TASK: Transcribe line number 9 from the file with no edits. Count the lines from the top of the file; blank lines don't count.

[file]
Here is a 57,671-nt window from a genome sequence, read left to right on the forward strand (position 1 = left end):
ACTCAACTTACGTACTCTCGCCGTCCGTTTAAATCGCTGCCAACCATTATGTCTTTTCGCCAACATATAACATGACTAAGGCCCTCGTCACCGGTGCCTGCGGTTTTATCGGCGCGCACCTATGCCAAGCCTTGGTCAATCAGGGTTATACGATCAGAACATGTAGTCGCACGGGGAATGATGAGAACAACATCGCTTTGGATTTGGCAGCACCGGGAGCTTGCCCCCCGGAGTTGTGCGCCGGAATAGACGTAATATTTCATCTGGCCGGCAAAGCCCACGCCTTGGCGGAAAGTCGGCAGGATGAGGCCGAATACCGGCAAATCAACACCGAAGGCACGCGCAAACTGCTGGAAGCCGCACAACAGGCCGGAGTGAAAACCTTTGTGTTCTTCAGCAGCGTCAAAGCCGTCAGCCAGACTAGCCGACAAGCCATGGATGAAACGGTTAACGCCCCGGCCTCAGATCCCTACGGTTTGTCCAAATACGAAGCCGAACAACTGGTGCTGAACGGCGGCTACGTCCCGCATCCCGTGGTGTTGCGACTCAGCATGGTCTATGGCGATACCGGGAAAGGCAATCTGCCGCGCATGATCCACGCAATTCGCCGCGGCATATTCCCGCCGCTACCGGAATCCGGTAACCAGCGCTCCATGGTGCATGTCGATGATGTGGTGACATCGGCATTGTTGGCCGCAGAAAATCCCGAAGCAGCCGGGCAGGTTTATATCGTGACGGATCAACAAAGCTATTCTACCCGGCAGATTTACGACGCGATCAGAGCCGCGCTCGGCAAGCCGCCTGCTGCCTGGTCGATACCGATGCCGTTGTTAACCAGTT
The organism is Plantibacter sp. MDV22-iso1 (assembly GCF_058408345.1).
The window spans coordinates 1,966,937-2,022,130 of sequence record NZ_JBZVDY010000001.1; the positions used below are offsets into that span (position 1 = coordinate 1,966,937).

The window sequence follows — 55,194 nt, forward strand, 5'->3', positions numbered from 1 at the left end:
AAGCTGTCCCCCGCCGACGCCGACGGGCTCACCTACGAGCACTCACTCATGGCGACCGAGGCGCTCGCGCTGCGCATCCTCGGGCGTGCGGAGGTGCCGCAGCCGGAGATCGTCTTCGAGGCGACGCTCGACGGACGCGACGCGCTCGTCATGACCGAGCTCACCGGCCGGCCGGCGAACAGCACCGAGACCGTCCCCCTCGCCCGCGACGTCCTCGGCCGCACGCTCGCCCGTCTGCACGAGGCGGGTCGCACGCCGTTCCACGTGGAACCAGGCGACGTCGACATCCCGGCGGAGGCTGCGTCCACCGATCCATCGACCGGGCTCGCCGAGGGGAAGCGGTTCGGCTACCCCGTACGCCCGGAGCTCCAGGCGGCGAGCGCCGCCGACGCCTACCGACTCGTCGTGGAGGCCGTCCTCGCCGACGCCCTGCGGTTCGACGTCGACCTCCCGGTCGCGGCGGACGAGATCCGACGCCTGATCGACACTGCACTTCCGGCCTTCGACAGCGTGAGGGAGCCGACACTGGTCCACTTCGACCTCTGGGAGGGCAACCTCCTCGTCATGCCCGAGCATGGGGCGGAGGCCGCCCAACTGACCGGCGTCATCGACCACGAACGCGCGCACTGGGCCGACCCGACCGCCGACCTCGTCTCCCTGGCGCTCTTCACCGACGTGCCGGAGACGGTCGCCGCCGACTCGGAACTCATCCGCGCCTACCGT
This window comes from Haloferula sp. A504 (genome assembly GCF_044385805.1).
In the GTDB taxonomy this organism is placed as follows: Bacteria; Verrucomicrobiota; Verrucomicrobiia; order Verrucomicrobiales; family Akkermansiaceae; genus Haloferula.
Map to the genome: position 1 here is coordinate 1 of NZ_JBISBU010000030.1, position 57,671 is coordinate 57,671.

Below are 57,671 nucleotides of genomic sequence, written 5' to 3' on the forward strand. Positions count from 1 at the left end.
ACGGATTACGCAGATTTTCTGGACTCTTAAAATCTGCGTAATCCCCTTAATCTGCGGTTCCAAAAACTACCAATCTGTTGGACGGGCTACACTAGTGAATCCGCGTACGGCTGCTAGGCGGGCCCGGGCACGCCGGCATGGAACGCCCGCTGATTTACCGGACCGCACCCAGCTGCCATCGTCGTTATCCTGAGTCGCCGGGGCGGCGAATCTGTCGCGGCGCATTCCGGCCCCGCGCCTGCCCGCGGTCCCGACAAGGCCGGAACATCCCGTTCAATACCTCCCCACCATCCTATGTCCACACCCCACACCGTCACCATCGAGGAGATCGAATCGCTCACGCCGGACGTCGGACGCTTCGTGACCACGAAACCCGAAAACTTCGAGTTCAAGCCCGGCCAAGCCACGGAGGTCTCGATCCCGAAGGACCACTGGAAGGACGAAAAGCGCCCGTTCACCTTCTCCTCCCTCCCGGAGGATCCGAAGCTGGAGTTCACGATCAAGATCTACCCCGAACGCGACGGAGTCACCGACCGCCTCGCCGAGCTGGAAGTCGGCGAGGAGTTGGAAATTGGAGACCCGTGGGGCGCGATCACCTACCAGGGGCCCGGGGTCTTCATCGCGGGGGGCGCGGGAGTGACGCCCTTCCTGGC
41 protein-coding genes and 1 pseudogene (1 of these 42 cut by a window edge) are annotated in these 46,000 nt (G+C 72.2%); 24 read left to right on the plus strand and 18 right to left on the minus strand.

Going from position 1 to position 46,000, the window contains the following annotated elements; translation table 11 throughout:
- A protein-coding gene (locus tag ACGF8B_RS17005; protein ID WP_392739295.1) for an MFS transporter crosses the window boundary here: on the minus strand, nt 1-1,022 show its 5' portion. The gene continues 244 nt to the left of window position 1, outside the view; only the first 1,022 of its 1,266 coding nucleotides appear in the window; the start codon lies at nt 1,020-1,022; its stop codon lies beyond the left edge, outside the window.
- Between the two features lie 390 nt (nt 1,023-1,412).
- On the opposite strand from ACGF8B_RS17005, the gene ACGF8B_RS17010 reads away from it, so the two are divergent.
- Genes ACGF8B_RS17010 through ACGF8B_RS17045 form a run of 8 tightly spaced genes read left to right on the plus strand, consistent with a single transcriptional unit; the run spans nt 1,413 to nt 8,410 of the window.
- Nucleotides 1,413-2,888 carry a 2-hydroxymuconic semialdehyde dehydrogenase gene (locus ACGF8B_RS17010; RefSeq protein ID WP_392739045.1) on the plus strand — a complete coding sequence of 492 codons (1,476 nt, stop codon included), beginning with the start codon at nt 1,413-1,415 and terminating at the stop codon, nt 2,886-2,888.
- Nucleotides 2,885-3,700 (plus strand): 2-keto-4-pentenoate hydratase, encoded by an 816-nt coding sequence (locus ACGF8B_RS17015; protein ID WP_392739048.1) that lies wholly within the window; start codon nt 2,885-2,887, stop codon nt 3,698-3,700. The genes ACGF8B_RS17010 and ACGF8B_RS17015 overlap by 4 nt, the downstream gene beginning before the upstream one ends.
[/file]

Map to the genome: position 1 here is coordinate 1 of NZ_JBISBU010000030.1, position 57,671 is coordinate 57,671.